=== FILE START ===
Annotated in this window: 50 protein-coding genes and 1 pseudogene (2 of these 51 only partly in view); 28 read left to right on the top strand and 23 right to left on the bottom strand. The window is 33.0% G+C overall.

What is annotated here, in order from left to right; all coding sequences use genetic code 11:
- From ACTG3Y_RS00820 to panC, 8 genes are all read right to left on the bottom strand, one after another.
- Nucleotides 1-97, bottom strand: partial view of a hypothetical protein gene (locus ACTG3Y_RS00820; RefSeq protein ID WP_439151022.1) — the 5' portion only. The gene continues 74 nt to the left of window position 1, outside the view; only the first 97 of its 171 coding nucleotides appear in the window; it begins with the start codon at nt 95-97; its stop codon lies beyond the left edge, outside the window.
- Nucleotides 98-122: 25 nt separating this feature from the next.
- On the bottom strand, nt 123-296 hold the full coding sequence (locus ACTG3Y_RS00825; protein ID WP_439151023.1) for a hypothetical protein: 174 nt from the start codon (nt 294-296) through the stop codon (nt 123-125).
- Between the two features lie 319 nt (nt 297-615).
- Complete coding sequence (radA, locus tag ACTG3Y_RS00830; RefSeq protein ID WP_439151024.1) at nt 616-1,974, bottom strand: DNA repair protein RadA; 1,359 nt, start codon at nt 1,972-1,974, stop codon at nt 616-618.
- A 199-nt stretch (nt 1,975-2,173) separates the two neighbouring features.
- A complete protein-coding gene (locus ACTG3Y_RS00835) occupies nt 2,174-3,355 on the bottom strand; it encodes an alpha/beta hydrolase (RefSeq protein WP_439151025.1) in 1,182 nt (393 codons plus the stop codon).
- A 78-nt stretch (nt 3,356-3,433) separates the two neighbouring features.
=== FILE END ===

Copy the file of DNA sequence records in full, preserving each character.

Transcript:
Annotated in this window: 50 protein-coding genes and 1 pseudogene (2 of these 51 only partly in view); 28 read left to right on the top strand and 23 right to left on the bottom strand. The window is 33.0% G+C overall.

What is annotated here, in order from left to right; all coding sequences use genetic code 11:
- From ACTG3Y_RS00820 to panC, 8 genes are all read right to left on the bottom strand, one after another.
- Nucleotides 1-97, bottom strand: partial view of a hypothetical protein gene (locus ACTG3Y_RS00820; RefSeq protein ID WP_439151022.1) — the 5' portion only. The gene continues 74 nt to the left of window position 1, outside the view; only the first 97 of its 171 coding nucleotides appear in the window; it begins with the start codon at nt 95-97; its stop codon lies beyond the left edge, outside the window.
- Nucleotides 98-122: 25 nt separating this feature from the next.
- On the bottom strand, nt 123-296 hold the full coding sequence (locus ACTG3Y_RS00825; protein ID WP_439151023.1) for a hypothetical protein: 174 nt from the start codon (nt 294-296) through the stop codon (nt 123-125).
- Between the two features lie 319 nt (nt 297-615).
- Complete coding sequence (radA, locus tag ACTG3Y_RS00830; RefSeq protein ID WP_439151024.1) at nt 616-1,974, bottom strand: DNA repair protein RadA; 1,359 nt, start codon at nt 1,972-1,974, stop codon at nt 616-618.
- A 199-nt stretch (nt 1,975-2,173) separates the two neighbouring features.
- A complete protein-coding gene (locus ACTG3Y_RS00835) occupies nt 2,174-3,355 on the bottom strand; it encodes an alpha/beta hydrolase (RefSeq protein WP_439151025.1) in 1,182 nt (393 codons plus the stop codon).
- A 78-nt stretch (nt 3,356-3,433) separates the two neighbouring features.